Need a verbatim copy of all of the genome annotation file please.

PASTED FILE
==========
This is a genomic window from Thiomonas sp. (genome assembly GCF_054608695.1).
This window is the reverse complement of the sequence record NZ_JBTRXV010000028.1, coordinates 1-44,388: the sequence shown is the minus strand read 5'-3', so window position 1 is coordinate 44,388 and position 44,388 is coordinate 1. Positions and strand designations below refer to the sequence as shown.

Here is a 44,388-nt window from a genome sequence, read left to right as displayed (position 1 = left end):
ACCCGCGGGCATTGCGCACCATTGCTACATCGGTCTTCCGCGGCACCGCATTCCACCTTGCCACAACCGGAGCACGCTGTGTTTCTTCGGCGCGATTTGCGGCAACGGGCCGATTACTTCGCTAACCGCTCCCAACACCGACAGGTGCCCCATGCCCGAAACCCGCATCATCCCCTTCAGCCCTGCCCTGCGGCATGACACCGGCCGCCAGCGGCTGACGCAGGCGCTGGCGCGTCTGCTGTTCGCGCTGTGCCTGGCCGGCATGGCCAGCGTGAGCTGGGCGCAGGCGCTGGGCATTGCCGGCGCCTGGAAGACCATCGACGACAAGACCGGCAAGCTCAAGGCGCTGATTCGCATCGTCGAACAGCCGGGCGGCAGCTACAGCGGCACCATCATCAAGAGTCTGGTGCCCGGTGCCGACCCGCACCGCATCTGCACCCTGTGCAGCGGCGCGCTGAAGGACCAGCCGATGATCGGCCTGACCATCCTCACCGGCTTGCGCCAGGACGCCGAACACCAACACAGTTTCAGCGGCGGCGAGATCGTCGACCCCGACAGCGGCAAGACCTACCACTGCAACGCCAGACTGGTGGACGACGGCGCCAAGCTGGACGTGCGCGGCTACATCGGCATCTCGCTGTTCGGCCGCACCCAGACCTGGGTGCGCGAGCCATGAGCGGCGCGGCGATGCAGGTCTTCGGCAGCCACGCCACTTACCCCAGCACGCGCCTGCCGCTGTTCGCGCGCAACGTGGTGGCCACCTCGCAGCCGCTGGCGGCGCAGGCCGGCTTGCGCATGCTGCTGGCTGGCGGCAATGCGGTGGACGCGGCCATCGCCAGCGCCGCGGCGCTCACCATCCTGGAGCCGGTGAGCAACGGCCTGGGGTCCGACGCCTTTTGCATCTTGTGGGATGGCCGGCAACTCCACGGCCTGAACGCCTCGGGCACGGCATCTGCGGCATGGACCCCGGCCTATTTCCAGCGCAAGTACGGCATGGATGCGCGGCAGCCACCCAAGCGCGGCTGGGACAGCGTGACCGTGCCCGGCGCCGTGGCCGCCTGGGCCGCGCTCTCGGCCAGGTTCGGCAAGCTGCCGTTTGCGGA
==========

This is a genomic window from Thiomonas sp. (genome assembly GCF_054608695.1).
This window is the reverse complement of the sequence record NZ_JBTRXV010000028.1, coordinates 1-44,388: the sequence shown is the minus strand read 5'-3', so window position 1 is coordinate 44,388 and position 44,388 is coordinate 1. Positions and strand designations below refer to the sequence as shown.

Here is a 44,388-nt window from a genome sequence, read left to right as displayed (position 1 = left end):
ACCCGCGGGCATTGCGCACCATTGCTACATCGGTCTTCCGCGGCACCGCATTCCACCTTGCCACAACCGGAGCACGCTGTGTTTCTTCGGCGCGATTTGCGGCAACGGGCCGATTACTTCGCTAACCGCTCCCAACACCGACAGGTGCCCCATGCCCGAAACCCGCATCATCCCCTTCAGCCCTGCCCTGCGGCATGACACCGGCCGCCAGCGGCTGACGCAGGCGCTGGCGCGTCTGCTGTTCGCGCTGTGCCTGGCCGGCATGGCCAGCGTGAGCTGGGCGCAGGCGCTGGGCATTGCCGGCGCCTGGAAGACCATCGACGACAAGACCGGCAAGCTCAAGGCGCTGATTCGCATCGTCGAACAGCCGGGCGGCAGCTACAGCGGCACCATCATCAAGAGTCTGGTGCCCGGTGCCGACCCGCACCGCATCTGCACCCTGTGCAGCGGCGCGCTGAAGGACCAGCCGATGATCGGCCTGACCATCCTCACCGGCTTGCGCCAGGACGCCGAACACCAACACAGTTTCAGCGGCGGCGAGATCGTCGACCCCGACAGCGGCAAGACCTACCACTGCAACGCCAGACTGGTGGACGACGGCGCCAAGCTGGACGTGCGCGGCTACATCGGCATCTCGCTGTTCGGCCGCACCCAGACCTGGGTGCGCGAGCCATGAGCGGCGCGGCGATGCAGGTCTTCGGCAGCCACGCCACTTACCCCAGCACGCGCCTGCCGCTGTTCGCGCGCAACGTGGTGGCCACCTCGCAGCCGCTGGCGGCGCAGGCCGGCTTGCGCATGCTGCTGGCTGGCGGCAATGCGGTGGACGCGGCCATCGCCAGCGCCGCGGCGCTCACCATCCTGGAGCCGGTGAGCAACGGCCTGGGGTCCGACGCCTTTTGCATCTTGTGGGATGGCCGGCAACTCCACGGCCTGAACGCCTCGGGCACGGCATCTGCGGCATGGACCCCGGCCTATTTCCAGCGCAAGTACGGCATGGATGCGCGGCAGCCACCCAAGCGCGGCTGGGACAGCGTGACCGTGCCCGGCGCCGTGGCCGCCTGGGCCGCGCTCTCGGCCAGGTTCGGCAAGCTGCCGTTTGCGGA